For the crostinis, I just put a thin spread of hummus on the toasted bread and then two small slivers of red pepper. It is easier for your guests to cut the red pepper in half so they aren’t trying to bite it in half with their teeth.

Experimenting with Peach Salsa

peach salsa
Some friends spoiled us the other week with a brilliant dish of mahi mahi covered in peach salsa, so I’ve been in the mood for it since. I decided to try a recipe for peach and avocado salsa I saw posted on Foodbuzz by TiffyC (that link will take you to the ingredients). It was good but I think I would hold the avocado next time (personal preference, not the fault of the recipe). I did a little experimentation with vinegars and the apple cider vinegar came out on top; I also tried adding chopped mint and liked the result.

Note: If I had used my head, I would have held the avocado and peach till last and chopped/mixed up all the other ingredients first to prevent mushiness with stirring (not the recipe’s fault since it calls for a light hand, but I was playing with flavors — in any case I think it makes most sense to add the peach and avocado last, lightly mix, then chill).

I ended up deciding that my own inclination pointed towards the more fruity recipe our friend Caroline used and was kind enough to share with me:

2 large ripe peaches, finely diced
2 tbsp jalapeno pepper, seeded and minced
1/2 cup red onion, diced
1/4 cup cilantro, coarsely chopped
1 large navel orange, supremed with juice
2 tbsp white wine vinegar
1/2 cup extra virgin olive oil
kosher salt to taste
freshly ground black pepper to taste

Shrimp and Bacon Tortilla Rolls

Shrimp Rolls
Tonight I decided to try an experiment of stuffed shrimp, bacon and cheese tortilla rolls. The following amounts made about 12 rolls.

40 medium-sized shrimp (cleaned and de-veined)
6 strips of thickly cut bacon
2 shallots
two handfuls of fresh cilantro
1/3 pound of monterey jack or cheddar cheese
2 limes
Black pepper
12 flour tortillas (6″ in diameter)
Canola Oil
Wooden toothpicks

1. In a large frying pan, cook your bacon until it is cooked but not yet crispy. Remove to a plate with a piece of paper towel to soak up excess grease.

2. In the bacon fat and while the pan is still quite hot, saute your shrimp cooking both sides for a minute or two until the shrimp loses its translucency. Remove from pan, loosely chop, and place in a medium bowl.

3. Finely chop the shallots and saute in the bacon fat on low heat for a couple minutes until they start to turn translucent. Remove and add to bowl (pour out any extra bacon fat that comes with the shallots). Then chop up your bacon and add to bowl.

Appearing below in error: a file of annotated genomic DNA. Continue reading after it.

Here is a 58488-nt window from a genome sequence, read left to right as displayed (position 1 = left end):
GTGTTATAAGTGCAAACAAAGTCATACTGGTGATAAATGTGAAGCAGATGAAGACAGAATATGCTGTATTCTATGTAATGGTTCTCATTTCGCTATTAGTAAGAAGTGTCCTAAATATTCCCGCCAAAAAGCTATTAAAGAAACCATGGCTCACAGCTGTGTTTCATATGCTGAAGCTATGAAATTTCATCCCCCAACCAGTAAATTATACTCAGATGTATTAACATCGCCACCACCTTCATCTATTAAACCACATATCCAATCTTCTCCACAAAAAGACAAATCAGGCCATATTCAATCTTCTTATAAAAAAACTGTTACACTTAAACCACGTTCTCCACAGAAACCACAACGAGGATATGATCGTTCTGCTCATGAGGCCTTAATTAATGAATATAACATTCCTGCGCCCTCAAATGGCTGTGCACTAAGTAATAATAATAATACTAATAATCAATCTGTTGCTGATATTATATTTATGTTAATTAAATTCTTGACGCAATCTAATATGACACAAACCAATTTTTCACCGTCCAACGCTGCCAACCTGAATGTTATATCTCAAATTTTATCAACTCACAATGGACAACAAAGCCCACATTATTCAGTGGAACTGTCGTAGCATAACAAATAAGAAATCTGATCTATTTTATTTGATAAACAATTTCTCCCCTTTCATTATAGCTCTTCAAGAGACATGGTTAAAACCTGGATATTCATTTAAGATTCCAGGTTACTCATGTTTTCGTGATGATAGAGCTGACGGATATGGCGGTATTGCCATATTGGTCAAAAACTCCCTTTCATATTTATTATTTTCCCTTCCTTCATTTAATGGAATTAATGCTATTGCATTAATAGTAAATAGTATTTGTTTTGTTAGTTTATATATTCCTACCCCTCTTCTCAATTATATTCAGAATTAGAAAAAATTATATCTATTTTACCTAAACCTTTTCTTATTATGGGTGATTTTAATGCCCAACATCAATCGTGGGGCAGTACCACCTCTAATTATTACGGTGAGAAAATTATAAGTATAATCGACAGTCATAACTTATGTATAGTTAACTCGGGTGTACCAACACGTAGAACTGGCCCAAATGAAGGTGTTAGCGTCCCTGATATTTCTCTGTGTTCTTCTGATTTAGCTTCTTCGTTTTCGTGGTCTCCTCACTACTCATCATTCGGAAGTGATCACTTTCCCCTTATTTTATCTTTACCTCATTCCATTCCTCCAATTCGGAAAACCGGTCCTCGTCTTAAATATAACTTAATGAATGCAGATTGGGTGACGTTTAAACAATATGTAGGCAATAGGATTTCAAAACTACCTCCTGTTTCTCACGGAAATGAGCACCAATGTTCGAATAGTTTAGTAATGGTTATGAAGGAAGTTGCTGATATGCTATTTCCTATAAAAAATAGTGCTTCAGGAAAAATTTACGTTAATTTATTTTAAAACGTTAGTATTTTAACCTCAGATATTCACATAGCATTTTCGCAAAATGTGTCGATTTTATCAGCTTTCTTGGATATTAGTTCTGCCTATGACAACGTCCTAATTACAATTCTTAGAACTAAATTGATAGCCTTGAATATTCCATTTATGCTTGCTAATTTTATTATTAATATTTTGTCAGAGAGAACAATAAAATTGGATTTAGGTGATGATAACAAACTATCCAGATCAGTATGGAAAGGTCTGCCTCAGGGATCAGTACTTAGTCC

4. Loosely chop up your cilantro (can never have too much fresh cilantro in my opinion) and add to bowl. Chop your cheese into small cubes (1/4 inch) and add to bowl. Finally add a touch of freshly ground pepper and the juice of a lime, and mix all the ingredients together.

5. Before you create your rolls, you want to warm up the tortillas so that they don’t split during the rolling process. At burrito shops, I have seen them use a kind of steamer, but at home I just warm them one at a time in a medium sized frying pan big enough to hold the 6″ tortilla, on low heat.

6. Take a warmed tortilla, and add a couple spoonfuls of the mixture to the bottom third. Fold over the bottom, then fold in the two sides, then continue the rolling process with the sides tucked in. Try to keep it fairly tight, and once you have complete the roll process, keep the shape in place with two wooden toothpicks (the toothpicks are essential, or the rolls will unravel when you cook them – in the bottom picture you can see the holes where the toothpicks went).

7. In a medium saucepan, heat up about an inch or two of canola oil until very hot. Add your tortilla rolls in batches and cook until they turn golden brown. Remove the tortillas with a slotted spoon or pair of tongs, and place on paper towel to pick up excess oil.

8. Remove the toothpicks and serve with slices of fresh lime

Notes: The next time I try this, I want to try to get my hands on some Chinese spring roll wrappers which would be thinner than the tortillas (which have the advantage of being available in most supermarkets). You can also experiment with creating a dipping sauce — I can imagine continuing in the lime/cilantro vein or going in a sour cream/yogurt direction. Lastly, the next time I do it, I might try not chopping ingredients as much but rather layering them more neatly in the rolls (thin strips of bacon and cheese, for example, and leaving the shrimp whole).

Shrimp Rolls